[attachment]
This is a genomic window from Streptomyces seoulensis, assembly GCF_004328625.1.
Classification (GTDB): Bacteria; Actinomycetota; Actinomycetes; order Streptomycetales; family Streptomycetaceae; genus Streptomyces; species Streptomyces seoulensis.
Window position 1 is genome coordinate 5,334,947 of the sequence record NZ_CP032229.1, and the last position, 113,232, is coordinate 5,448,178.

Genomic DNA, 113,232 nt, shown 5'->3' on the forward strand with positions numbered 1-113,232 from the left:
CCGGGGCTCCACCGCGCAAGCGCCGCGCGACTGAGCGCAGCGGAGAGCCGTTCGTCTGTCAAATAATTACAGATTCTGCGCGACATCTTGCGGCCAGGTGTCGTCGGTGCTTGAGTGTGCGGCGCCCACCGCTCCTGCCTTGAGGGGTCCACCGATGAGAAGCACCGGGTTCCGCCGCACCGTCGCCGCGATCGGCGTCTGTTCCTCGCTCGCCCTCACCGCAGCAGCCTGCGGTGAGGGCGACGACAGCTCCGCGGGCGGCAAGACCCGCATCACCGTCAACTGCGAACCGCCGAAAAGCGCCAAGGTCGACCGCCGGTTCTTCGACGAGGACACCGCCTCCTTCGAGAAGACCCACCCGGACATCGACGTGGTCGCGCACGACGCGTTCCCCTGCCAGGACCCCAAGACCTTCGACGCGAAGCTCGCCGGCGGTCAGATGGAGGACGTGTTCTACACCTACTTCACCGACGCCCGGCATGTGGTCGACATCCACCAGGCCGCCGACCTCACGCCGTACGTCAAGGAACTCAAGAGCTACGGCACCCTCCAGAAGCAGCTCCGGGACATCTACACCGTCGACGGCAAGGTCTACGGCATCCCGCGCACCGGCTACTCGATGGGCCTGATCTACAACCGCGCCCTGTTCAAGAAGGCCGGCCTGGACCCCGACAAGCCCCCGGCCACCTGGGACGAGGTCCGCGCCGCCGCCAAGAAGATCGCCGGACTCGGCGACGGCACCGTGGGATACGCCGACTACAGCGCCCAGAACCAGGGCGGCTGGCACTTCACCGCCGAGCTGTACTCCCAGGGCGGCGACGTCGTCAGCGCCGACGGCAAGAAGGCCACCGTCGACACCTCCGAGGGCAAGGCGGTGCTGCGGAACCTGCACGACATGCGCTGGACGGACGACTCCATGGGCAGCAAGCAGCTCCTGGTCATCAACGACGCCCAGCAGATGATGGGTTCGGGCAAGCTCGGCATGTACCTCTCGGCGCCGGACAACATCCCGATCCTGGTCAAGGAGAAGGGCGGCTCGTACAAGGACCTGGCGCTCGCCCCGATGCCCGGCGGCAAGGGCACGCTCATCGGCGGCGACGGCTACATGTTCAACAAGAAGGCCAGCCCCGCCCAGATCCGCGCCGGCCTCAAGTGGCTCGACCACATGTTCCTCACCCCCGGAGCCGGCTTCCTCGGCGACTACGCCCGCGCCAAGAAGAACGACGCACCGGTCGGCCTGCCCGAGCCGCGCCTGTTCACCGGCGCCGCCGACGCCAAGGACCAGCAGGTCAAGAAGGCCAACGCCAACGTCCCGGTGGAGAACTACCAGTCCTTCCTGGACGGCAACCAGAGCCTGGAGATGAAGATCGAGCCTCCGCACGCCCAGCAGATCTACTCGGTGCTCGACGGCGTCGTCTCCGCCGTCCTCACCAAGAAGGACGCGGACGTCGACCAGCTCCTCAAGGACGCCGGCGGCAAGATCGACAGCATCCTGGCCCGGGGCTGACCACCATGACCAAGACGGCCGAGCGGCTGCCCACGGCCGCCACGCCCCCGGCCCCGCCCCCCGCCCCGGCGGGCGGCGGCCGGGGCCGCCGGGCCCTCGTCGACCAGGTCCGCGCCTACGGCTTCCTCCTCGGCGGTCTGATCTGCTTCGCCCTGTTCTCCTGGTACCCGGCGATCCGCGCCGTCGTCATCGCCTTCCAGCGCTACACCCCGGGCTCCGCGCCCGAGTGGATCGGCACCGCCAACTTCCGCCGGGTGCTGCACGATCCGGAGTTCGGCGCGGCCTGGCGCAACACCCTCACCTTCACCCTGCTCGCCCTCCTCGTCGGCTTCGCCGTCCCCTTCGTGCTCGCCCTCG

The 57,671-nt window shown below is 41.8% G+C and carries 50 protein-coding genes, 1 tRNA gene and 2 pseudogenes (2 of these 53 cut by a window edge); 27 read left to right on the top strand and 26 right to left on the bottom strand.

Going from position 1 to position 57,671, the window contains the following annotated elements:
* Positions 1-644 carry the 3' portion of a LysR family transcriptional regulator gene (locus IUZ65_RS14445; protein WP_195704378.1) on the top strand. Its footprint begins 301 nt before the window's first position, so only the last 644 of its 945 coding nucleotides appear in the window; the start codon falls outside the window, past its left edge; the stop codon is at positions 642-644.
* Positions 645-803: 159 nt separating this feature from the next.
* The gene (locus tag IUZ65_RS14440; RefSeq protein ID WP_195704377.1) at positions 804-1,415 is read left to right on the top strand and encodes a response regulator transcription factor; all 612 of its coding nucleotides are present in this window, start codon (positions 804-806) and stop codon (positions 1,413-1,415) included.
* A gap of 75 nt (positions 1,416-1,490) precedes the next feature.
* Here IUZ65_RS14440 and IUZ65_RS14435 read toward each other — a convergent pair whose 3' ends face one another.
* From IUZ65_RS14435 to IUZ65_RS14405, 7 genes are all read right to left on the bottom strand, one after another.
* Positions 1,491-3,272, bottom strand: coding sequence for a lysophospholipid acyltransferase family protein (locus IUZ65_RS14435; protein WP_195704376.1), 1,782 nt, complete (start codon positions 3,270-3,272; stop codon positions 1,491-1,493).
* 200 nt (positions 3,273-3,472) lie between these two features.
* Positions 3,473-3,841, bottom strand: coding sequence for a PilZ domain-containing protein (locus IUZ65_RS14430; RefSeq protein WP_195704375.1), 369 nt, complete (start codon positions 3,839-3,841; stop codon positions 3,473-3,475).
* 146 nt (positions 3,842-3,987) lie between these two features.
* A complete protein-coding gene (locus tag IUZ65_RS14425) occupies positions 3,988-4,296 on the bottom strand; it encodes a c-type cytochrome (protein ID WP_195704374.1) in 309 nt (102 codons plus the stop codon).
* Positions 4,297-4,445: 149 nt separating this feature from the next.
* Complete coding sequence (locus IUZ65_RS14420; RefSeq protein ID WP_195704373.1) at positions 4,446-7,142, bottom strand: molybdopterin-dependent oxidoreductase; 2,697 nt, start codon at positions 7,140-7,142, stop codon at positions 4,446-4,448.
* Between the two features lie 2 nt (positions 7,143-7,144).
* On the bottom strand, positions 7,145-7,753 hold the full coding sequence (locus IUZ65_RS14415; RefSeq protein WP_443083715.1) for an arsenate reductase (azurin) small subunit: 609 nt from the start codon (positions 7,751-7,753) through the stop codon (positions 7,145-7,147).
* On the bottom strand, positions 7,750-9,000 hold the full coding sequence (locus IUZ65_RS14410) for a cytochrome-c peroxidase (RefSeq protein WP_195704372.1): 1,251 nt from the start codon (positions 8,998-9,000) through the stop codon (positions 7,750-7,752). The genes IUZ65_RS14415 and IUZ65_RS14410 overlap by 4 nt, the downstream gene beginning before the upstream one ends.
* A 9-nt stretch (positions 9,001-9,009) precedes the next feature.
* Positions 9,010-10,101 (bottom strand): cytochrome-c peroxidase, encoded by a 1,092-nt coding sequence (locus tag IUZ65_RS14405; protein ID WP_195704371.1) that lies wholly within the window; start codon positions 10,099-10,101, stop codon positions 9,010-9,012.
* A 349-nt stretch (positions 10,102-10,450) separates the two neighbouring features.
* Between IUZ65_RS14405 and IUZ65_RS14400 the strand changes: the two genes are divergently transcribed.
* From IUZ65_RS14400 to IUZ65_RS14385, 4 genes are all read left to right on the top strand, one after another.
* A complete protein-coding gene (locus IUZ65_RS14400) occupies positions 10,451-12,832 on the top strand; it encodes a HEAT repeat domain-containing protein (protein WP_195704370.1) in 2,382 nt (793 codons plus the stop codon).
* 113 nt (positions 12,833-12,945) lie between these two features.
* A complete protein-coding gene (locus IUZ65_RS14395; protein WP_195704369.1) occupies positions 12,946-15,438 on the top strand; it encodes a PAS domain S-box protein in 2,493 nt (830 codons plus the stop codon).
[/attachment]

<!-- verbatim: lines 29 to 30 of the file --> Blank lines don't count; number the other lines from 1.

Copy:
* A complete protein-coding gene (locus IUZ65_RS14400) occupies positions 10,451-12,832 on the top strand; it encodes a HEAT repeat domain-containing protein (protein WP_195704370.1) in 2,382 nt (793 codons plus the stop codon).
* 113 nt (positions 12,833-12,945) lie between these two features.